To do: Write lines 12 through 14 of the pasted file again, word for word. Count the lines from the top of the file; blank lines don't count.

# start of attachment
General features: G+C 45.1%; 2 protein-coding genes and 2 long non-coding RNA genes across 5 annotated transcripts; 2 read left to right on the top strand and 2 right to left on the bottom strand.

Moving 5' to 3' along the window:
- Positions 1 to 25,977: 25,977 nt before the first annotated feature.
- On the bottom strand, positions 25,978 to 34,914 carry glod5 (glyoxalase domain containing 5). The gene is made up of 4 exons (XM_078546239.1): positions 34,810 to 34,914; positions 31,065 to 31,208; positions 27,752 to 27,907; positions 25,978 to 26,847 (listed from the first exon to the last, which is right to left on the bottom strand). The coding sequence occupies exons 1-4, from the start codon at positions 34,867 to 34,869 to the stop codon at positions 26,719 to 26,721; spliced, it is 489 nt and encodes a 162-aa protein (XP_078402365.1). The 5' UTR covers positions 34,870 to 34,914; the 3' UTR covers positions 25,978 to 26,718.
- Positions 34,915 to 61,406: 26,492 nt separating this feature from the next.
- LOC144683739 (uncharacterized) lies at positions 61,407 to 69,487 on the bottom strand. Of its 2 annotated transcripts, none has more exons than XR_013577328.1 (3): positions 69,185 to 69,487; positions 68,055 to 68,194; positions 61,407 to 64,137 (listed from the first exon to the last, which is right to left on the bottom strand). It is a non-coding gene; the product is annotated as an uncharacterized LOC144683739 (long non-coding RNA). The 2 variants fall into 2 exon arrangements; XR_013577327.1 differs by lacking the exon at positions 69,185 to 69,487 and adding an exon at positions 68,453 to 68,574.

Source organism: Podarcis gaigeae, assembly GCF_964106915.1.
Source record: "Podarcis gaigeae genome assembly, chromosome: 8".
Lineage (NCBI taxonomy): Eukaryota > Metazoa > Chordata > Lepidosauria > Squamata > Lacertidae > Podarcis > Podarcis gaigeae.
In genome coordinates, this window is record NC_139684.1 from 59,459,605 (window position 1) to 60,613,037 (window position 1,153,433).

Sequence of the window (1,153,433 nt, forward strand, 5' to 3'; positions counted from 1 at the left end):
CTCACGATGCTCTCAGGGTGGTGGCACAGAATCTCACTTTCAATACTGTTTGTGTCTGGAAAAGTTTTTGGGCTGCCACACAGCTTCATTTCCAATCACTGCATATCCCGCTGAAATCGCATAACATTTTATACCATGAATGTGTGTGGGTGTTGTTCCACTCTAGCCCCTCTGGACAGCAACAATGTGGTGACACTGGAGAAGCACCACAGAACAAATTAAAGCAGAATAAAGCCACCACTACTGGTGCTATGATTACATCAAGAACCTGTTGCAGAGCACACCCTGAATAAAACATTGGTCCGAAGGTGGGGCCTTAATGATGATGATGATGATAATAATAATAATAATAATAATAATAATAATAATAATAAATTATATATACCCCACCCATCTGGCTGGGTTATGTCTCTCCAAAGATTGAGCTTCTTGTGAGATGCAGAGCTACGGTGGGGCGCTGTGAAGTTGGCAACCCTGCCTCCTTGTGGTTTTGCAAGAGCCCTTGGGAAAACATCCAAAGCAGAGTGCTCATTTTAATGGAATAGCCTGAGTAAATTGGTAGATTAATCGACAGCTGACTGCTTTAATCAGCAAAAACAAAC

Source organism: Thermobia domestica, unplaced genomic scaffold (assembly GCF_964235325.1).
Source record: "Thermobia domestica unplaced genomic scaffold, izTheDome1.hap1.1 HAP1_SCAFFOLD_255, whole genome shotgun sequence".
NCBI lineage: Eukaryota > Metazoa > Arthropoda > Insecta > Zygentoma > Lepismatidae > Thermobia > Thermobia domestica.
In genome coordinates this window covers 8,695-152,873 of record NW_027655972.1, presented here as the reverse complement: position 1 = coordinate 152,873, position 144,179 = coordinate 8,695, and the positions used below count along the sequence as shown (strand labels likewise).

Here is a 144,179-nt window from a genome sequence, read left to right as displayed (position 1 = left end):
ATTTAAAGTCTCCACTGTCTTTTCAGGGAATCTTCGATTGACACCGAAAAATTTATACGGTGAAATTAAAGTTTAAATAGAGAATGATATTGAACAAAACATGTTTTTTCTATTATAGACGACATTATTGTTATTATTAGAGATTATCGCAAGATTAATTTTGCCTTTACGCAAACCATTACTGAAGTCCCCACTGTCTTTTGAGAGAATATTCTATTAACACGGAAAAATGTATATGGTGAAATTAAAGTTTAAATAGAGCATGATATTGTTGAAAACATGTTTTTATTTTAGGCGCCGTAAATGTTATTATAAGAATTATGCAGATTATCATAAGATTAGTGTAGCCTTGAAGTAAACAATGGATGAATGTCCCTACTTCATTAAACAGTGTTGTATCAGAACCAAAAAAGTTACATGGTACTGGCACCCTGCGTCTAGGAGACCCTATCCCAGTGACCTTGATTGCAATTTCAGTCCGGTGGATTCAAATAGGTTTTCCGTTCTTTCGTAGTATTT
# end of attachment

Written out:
CTCACGATGCTCTCAGGGTGGTGGCACAGAATCTCACTTTCAATACTGTTTGTGTCTGGAAAAGTTTTTGGGCTGCCACACAGCTTCATTTCCAATCACTGCATATCCCGCTGAAATCGCATAACATTTTATACCATGAATGTGTGTGGGTGTTGTTCCACTCTAGCCCCTCTGGACAGCAACAATGTGGTGACACTGGAGAAGCACCACAGAACAAATTAAAGCAGAATAAAGCCACCACTACTGGTGCTATGATTACATCAAGAACCTGTTGCAGAGCACACCCTGAATAAAACATTGGTCCGAAGGTGGGGCCTTAATGATGATGATGATGATAATAATAATAATAATAATAATAATAATAATAATAATAAATTATATATACCCCACCCATCTGGCTGGGTTATGTCTCTCCAAAGATTGAGCTTCTTGTGAGATGCAGAGCTACGGTGGGGCGCTGTGAAGTTGGCAACCCTGCCTCCTTGTGGTTTTGCAAGAGCCCTTGGGAAAACATCCAAAGCAGAGTGCTCATTTTAATGGAATAGCCTGAGTAAATTGGTAGATTAATCGACAGCTGACTGCTTTAATCAGCAAAAACAAAC

Source organism: Thermobia domestica, unplaced genomic scaffold (assembly GCF_964235325.1).
Source record: "Thermobia domestica unplaced genomic scaffold, izTheDome1.hap1.1 HAP1_SCAFFOLD_255, whole genome shotgun sequence".